One Question Quiz
‘You used to have interesting ideas and now you just watch TV.’ (Image: Archi Banal)
‘You used to have interesting ideas and now you just watch TV.’ (Image: Archi Banal)

SocietyJanuary 10, 2024

Help Me Hera: How do I make art and also pay the bills?

‘You used to have interesting ideas and now you just watch TV.’ (Image: Archi Banal)
‘You used to have interesting ideas and now you just watch TV.’ (Image: Archi Banal)

Summer reissue: In an ideal world, art would have nothing to do with money. But we don’t live in an ideal world.

First published on August 3, 2023. Want Hera’s help? Email your problem to

Hi Hera,

I have an almost unbearably navel gaze-y question, one that would make my ancestors weep and/or spontaneously combust with shame.

Basically, this year I got a job. My first full-time, adult, sick leave, pay-my-rent-and-afford-regular-haircuts job.

After years pursuing writing, including an MFA and a lot of freelance work, I was desperate for some stability. And for a while, that stability was great for my mental health and even for my writing. I was able to spend weekends working on what I loved and managed to make some progress.

But lately, things have started to stagnate. My life before was very dynamic (though also stressful) – working in hospitality, going to gigs, talking to people or spending entire days walking through an unfamiliar city. Even boring things felt artistically generative. Now, not so much. I work, watch TV, sleep, go on runs. There’s that Girls quote from Jessa when she tells Hannah: “You used to have interesting ideas and now you just watch TV.” That’s how I feel. 

On the other hand, I am not 22. I like nice candles. I think I should be contributing to my retirement fund instead of banking on a six-figure book deal materialising.

So, do I quit my job and move to Berlin in the hopes of getting my spark back (ie “bet on myself”)? Or is it possible to find a way to live as an artist with a 9-5 and good credit?

Thank you,

Normie Jean

Dear Normie,

Not only do I wish I knew the answer to this question, I wish I’d known it years ago, before I spent years of my life memorising Shakespeare, when I could have been doing something infinitely more lucrative, like inheriting a vast emerald mining fortune, or drawing dollar signs on hessian sacks to rob banks with.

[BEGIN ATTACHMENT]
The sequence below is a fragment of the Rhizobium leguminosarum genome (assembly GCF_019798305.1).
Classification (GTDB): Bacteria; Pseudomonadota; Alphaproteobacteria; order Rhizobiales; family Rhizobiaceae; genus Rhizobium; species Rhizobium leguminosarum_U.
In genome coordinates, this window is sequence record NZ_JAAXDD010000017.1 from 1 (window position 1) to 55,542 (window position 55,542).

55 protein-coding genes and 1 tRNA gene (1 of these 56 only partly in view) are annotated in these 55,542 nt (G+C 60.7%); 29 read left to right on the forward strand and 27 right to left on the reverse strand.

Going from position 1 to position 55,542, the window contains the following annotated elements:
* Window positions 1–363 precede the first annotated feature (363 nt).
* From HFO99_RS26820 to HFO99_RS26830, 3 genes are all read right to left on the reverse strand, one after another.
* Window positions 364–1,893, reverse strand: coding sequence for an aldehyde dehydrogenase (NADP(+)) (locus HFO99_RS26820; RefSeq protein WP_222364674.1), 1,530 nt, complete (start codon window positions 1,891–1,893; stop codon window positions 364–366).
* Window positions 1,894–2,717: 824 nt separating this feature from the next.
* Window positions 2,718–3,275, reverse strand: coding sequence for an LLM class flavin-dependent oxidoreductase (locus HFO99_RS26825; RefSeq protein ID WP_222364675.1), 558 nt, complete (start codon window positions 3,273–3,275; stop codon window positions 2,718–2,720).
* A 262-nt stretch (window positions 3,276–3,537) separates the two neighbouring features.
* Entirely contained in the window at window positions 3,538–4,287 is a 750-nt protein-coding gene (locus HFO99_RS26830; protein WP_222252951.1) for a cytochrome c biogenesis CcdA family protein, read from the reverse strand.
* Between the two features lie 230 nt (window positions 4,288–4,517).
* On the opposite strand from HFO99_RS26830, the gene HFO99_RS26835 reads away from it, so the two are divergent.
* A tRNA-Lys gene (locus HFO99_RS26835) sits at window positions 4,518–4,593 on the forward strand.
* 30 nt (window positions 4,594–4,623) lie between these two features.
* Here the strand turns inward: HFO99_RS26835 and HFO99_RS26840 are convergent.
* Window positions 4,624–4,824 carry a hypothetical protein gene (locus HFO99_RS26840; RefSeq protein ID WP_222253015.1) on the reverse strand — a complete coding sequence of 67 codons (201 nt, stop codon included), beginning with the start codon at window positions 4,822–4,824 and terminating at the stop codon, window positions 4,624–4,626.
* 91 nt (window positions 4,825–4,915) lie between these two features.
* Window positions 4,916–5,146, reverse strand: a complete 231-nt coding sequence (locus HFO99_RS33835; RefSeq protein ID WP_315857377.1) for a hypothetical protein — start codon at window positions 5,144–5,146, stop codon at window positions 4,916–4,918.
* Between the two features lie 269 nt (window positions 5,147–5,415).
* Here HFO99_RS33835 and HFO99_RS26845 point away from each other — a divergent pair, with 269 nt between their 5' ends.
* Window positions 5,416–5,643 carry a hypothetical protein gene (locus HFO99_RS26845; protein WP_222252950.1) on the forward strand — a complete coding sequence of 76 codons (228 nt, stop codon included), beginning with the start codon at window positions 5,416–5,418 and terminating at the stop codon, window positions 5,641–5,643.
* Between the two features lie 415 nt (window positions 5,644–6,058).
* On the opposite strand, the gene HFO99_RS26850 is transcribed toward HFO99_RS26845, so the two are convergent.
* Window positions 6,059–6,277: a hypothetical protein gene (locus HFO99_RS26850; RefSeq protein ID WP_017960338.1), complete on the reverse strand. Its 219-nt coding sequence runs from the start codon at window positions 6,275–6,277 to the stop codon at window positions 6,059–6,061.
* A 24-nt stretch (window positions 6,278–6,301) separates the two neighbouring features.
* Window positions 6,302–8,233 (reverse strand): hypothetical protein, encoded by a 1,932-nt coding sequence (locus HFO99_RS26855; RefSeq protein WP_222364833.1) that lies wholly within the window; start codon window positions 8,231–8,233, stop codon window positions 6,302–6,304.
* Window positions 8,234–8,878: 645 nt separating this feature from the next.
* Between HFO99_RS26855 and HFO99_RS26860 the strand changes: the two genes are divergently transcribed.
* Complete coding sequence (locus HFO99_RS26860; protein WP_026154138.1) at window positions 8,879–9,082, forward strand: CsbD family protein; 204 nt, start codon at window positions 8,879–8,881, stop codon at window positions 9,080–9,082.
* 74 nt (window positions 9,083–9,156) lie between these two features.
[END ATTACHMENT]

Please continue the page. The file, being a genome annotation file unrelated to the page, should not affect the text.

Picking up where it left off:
First of all, I think you’re conflating two things, which is living a bohemian lifestyle in Berlin, and being an artist, but that depends on what kind of writing you’re doing. For some writers it’s artistically advantageous to wear shabby grey overcoats in mid-size industrial cities, and have a great number of ultimately doomed affairs. Whereas if you’re a fantasy writer, you’d be better served by moving to the country, investing in a leather waistcoat with suns and moons embroidered on it, and raising chickens.

But that’s all a distraction from the bigger question which is: how do you make art and also pay the rent?

I don’t think your question is embarrassing. Anyone who considers the relationship between economics and art distasteful should be forced to watch Spy Kids 3 until they change their mind. Although maybe that’s how we got into this mess in the first place. Anyway, it’s hard to talk about “the value of art” without sounding like an awards committee member, giving a fundraising speech at a sponsor’s vineyard. But the alternative is having to live in a world where art is only made by the rich, or the computer algorithms they’re trying to replace us with. 

I too have idle daydreams of the six-figure book deal that would finally give me the capital to buy a castle and hole up in it, like Enya. But there’s no such thing as winning the artistic lottery. And one success doesn’t necessarily guarantee you another. Phoebe Waller-Bridge probably didn’t think Fleabag would one day pave the way for her to be writing quippy dialogue for the ninth Indiana Jones movie. 

The truth is, you can’t even really sell out, because nobody wants to buy you. They want to license your work for the smallest possible fee, make it into a six-part miniseries starring Anya Taylor-Joy, and then use your script to train a computer to write the sequel.